Slavikus in da house!

Note: We’ve got a busy week planned on the Wildbit blog. Over the last month we’ve added three extraordinary members to the Wildbit team. Each one of them wrote an incredible post to introduce themselves on Basecamp, and we thought you’d like to get to know a little about each of them too.

Today, I’m really happy to introduce Slava. He’s an OS X developer joining the Wildbit team from St. Petersburg, Russia.

Hi, my name is Slava “slavikus” Karpenko, I've been married to an awesome girl (Masha) since 1999, have three kids and one Maine coon cat Dipsy (1.5).

I have always been fascinated with computers and technology. When I turned 8, my parents got me my first computer — something called BK-0010, with sensor keys that made funky squawks when they were pressed. It had the FOCAL programming language and you needed to connect a tape recorder to store and load data. I had no other choice but to start learning to program. A few years later, I made my own money by recording software to tapes and selling these to other BK-0010 users by posting ads on the buildings of outside streets. I made enough to afford a new and upgraded BK-0010.01 which carried BASIC, so this was a second programming language to learn and master.

Sadly, both FOCAL and BASIC (what’s up with capitalized names, anyway?) were severely limited in what you could do by using them, so there was no choice: I had to learn Assembly language. Fortunately, Russian computers used a CPU that was a clone of PDP-11, so this was pretty helpful later on in my professional life. At some point in late 80s I switched to ZX Spectrum and learned Z80 ASM, and then on to IBM PC to learn C and 8086 ASM.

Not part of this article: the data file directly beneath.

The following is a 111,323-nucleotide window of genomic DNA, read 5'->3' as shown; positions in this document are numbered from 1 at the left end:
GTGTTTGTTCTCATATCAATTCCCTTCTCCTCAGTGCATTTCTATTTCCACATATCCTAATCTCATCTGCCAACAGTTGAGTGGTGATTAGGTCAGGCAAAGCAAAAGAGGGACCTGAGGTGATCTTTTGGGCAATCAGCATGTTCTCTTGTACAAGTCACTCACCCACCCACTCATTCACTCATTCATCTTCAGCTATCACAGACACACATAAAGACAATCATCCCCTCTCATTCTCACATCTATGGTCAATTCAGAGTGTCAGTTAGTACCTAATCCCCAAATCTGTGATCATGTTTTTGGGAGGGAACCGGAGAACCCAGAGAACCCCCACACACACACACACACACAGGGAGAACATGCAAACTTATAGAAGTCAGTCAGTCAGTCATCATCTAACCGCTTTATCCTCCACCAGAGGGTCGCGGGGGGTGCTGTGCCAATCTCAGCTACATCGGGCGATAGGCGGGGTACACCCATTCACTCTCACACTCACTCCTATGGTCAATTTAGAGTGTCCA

In 1990 my father introduced me to a computer that changed my life forever: a used Macintosh Plus that had been used in some organization he worked for. Fortunately, they allowed public access to the computer for kids twice a week. So every Tuesday and Thursday I traveled across the city to learn and interact with something that had a graphical interface and a tool that awed me with inspiration: HyperCard.

Since then, my life went downhill (just kidding). After a year or so, my father managed to get ahold of a better (still used) Mac, SE/30. Since it was at our home, I had much more time to learn and improve. So it went — computers and technologies changed, and I kept learning and learning: THINK Pascal, THINK C, 68k ASM, MPW, C++, CodeWarrior, PowerPlant, PowerPC ASM, first publicly available software (QwertyBot for IRC), first bot script for IRC (Bar in TCL for Eggdrop both for #beer channel).

While on IRC, I met Dmitry Boldyrev. He made a music player that could decode the new MP3 format to allow you to encode CD quality music and then transfer a song of 3 Mb in about 3 minutes through a modem! It was a revolution of sorts. Unfortunately due to some personal problems Dmitry couldn’t carry on the development of MacAmp so he handed off the project to me. In 1999, two great things happened — I got married to a wonderful girl Masha who could cope with a geek who spent all his nights staring down the monitor and MacAmp 1.0 was released, gaining huge popularity on the platform.